Accentuating the potential positive
As gaming and real life converge, Jane McGonigal’s “Reality is Broken: Why Games Make Us Better and How They Can Change the World” is the right book at the right time. McGonigal proposes a fascinating and provocative, if troubling, manifesto that adds to our understanding of the appeal and potential power of digital games.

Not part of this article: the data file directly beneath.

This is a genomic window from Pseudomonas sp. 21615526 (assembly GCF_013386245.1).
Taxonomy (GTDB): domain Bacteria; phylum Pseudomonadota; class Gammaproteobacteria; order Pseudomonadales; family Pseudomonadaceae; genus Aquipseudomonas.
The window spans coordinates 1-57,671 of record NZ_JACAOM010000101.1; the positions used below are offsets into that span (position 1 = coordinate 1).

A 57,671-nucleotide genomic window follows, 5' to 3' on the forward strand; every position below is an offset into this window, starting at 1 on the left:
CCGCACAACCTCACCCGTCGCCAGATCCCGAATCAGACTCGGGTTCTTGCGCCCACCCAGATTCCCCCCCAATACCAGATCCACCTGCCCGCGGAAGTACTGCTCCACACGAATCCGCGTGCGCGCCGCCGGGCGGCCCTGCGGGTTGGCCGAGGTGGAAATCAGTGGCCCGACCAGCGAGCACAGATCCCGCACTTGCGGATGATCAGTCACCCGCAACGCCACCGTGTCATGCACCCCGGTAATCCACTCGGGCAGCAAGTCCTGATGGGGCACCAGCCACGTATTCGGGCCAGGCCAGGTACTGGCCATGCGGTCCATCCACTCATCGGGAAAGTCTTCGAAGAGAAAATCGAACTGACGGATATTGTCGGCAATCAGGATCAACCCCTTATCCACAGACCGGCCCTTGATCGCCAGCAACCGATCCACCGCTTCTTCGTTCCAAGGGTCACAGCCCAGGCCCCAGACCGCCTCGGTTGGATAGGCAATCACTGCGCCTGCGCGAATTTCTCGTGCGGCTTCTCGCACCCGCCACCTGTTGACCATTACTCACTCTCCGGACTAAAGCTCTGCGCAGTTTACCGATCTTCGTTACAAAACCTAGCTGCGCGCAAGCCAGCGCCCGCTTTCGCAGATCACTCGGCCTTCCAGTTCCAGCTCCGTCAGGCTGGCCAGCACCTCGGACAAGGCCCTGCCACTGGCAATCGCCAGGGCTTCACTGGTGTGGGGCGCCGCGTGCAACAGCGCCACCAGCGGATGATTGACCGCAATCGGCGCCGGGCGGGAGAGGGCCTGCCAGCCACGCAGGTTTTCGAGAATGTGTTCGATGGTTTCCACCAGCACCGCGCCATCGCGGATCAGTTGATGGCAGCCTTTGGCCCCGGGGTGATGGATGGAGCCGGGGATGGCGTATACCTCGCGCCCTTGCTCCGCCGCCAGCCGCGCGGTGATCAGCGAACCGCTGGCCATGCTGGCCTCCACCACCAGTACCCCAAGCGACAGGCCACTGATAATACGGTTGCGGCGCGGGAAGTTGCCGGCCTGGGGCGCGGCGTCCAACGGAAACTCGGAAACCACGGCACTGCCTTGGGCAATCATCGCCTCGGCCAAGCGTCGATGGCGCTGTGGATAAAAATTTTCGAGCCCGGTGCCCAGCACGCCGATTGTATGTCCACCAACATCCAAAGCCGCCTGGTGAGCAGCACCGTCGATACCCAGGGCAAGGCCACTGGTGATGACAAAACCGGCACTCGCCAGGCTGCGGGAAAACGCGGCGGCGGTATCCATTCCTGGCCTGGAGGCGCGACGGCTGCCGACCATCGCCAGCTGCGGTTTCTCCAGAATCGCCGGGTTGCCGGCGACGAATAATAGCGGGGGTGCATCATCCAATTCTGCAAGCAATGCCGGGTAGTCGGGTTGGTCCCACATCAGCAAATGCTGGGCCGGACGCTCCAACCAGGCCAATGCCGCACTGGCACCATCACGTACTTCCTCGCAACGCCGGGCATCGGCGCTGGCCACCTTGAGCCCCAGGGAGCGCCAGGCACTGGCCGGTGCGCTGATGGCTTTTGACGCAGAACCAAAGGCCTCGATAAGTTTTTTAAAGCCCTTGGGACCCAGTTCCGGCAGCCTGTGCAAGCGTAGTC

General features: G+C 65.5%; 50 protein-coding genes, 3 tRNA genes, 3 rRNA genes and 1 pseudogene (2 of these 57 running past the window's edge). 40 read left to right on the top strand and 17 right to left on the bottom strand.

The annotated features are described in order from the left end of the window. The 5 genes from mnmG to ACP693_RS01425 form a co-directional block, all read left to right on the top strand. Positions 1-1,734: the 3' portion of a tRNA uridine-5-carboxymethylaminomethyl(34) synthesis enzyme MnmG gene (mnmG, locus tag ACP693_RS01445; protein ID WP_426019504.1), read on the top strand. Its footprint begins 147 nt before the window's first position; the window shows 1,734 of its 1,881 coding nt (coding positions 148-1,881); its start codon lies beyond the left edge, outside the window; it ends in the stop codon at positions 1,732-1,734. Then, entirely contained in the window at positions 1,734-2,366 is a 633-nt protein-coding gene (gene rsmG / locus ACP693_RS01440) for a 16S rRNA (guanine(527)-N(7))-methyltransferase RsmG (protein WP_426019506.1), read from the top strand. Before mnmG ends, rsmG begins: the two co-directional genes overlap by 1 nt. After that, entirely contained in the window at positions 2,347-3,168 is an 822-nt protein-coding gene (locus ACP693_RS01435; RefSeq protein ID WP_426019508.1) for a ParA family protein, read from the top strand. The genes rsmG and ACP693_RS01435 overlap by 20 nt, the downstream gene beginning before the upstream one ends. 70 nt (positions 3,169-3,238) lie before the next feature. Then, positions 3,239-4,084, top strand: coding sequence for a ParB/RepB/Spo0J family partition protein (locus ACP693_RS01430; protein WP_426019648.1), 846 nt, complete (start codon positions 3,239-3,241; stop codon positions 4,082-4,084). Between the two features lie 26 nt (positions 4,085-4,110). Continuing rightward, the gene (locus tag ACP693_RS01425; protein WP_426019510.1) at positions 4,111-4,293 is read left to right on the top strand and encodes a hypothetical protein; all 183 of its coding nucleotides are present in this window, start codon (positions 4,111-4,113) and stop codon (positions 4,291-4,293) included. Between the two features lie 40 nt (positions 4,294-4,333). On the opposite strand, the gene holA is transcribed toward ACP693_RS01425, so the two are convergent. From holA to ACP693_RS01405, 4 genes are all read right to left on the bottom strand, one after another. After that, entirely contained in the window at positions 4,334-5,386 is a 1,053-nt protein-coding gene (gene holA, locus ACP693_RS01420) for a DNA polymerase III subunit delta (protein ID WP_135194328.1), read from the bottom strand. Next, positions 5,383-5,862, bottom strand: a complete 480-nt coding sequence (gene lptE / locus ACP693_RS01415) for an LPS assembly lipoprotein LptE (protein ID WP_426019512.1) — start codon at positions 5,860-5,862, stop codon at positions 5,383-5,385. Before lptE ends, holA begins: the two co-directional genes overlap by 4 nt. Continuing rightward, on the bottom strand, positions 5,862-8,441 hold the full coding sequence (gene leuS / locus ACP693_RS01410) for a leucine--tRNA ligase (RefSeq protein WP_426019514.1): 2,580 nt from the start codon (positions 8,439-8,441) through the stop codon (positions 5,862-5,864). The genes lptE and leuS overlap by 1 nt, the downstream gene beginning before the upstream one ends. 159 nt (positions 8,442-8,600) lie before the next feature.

McGonigal’s central thesis is this: Reality is discouraging, unproductive, disconnected, and broken in about a dozen other ways. Meanwhile, electronic games are already “fulfilling genuine human needs,” she writes, in ways that our real lives often fail to. If lessons learned from Call of Duty or Wii boxing were applied to everyday life, could reality be “fixed”? Could day-to-day drudgery be slayed?